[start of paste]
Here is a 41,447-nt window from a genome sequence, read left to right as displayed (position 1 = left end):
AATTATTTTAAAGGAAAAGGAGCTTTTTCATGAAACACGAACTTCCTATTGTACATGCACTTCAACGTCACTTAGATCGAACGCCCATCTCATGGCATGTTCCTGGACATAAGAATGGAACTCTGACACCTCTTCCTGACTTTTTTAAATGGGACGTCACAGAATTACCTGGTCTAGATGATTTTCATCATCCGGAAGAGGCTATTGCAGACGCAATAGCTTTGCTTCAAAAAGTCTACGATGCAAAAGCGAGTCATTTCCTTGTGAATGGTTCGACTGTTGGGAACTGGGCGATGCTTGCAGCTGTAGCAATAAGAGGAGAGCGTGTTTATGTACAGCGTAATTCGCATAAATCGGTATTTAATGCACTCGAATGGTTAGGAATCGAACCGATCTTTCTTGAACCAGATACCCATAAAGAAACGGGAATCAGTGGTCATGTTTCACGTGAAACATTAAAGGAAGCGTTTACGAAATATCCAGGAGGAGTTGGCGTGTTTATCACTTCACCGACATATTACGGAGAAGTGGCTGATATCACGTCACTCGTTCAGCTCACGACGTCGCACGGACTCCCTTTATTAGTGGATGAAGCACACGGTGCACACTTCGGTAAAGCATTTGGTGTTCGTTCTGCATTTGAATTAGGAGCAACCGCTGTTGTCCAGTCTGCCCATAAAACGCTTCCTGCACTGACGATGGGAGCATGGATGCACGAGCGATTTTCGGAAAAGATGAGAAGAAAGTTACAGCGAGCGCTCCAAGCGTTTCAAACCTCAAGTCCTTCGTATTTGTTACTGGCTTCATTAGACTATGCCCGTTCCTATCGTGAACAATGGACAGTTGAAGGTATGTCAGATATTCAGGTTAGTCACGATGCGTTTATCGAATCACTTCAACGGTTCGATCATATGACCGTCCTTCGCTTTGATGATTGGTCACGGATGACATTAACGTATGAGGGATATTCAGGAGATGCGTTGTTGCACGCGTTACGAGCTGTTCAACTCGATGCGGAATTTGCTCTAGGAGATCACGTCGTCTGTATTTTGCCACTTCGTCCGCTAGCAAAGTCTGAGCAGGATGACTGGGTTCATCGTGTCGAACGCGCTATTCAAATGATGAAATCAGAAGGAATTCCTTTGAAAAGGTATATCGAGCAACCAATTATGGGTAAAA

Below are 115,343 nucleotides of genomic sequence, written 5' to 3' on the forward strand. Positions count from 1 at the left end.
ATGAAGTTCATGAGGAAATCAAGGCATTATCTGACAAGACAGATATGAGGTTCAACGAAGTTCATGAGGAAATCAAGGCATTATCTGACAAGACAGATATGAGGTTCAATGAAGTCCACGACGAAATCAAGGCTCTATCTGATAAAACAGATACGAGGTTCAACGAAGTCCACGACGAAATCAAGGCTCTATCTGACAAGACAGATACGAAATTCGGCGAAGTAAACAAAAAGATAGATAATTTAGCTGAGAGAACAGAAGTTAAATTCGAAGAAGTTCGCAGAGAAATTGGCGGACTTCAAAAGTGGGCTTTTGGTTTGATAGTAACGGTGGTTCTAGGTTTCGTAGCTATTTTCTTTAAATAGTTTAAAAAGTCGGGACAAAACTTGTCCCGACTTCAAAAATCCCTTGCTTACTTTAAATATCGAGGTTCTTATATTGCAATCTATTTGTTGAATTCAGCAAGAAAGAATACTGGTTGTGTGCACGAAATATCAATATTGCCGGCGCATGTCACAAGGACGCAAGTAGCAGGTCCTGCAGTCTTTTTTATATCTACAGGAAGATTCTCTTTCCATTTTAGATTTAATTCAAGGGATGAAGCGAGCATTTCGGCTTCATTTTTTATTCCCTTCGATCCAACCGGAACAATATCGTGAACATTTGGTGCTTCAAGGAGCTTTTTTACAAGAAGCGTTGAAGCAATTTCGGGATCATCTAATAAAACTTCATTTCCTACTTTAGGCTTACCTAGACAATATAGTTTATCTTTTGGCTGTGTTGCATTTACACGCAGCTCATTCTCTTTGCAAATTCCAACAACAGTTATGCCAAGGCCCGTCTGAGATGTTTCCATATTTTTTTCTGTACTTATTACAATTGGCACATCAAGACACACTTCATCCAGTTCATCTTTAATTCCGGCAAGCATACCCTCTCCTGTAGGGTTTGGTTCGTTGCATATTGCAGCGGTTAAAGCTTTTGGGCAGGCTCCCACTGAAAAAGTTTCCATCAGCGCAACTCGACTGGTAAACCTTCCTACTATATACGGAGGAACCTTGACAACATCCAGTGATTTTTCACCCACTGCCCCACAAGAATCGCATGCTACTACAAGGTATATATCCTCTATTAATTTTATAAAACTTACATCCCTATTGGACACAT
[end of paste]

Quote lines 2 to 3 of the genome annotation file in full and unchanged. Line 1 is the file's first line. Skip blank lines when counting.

AATTATTTTAAAGGAAAAGGAGCTTTTTCATGAAACACGAACTTCCTATTGTACATGCACTTCAACGTCACTTAGATCGAACGCCCATCTCATGGCATGTTCCTGGACATAAGAATGGAACTCTGACACCTCTTCCTGACTTTTTTAAATGGGACGTCACAGAATTACCTGGTCTAGATGATTTTCATCATCCGGAAGAGGCTATTGCAGACGCAATAGCTTTGCTTCAAAAAGTCTACGATGCAAAAGCGAGTCATTTCCTTGTGAATGGTTCGACTGTTGGGAACTGGGCGATGCTTGCAGCTGTAGCAATAAGAGGAGAGCGTGTTTATGTACAGCGTAATTCGCATAAATCGGTATTTAATGCACTCGAATGGTTAGGAATCGAACCGATCTTTCTTGAACCAGATACCCATAAAGAAACGGGAATCAGTGGTCATGTTTCACGTGAAACATTAAAGGAAGCGTTTACGAAATATCCAGGAGGAGTTGGCGTGTTTATCACTTCACCGACATATTACGGAGAAGTGGCTGATATCACGTCACTCGTTCAGCTCACGACGTCGCACGGACTCCCTTTATTAGTGGATGAAGCACACGGTGCACACTTCGGTAAAGCATTTGGTGTTCGTTCTGCATTTGAATTAGGAGCAACCGCTGTTGTCCAGTCTGCCCATAAAACGCTTCCTGCACTGACGATGGGAGCATGGATGCACGAGCGATTTTCGGAAAAGATGAGAAGAAAGTTACAGCGAGCGCTCCAAGCGTTTCAAACCTCAAGTCCTTCGTATTTGTTACTGGCTTCATTAGACTATGCCCGTTCCTATCGTGAACAATGGACAGTTGAAGGTATGTCAGATATTCAGGTTAGTCACGATGCGTTTATCGAATCACTTCAACGGTTCGATCATATGACCGTCCTTCGCTTTGATGATTGGTCACGGATGACATTAACGTATGAGGGATATTCAGGAGATGCGTTGTTGCACGCGTTACGAGCTGTTCAACTCGATGCGGAATTTGCTCTAGGAGATCACGTCGTCTGTATTTTGCCACTTCGTCCGCTAGCAAAGTCTGAGCAGGATGACTGGGTTCATCGTGTCGAACGCGCTATTCAAATGATGAAATCAGAAGGAATTCCTTTGAAAAGGTATATCGAGCAACCAATTATGGGTAAAA

Below are 115,343 nucleotides of genomic sequence, written 5' to 3' on the forward strand. Positions count from 1 at the left end.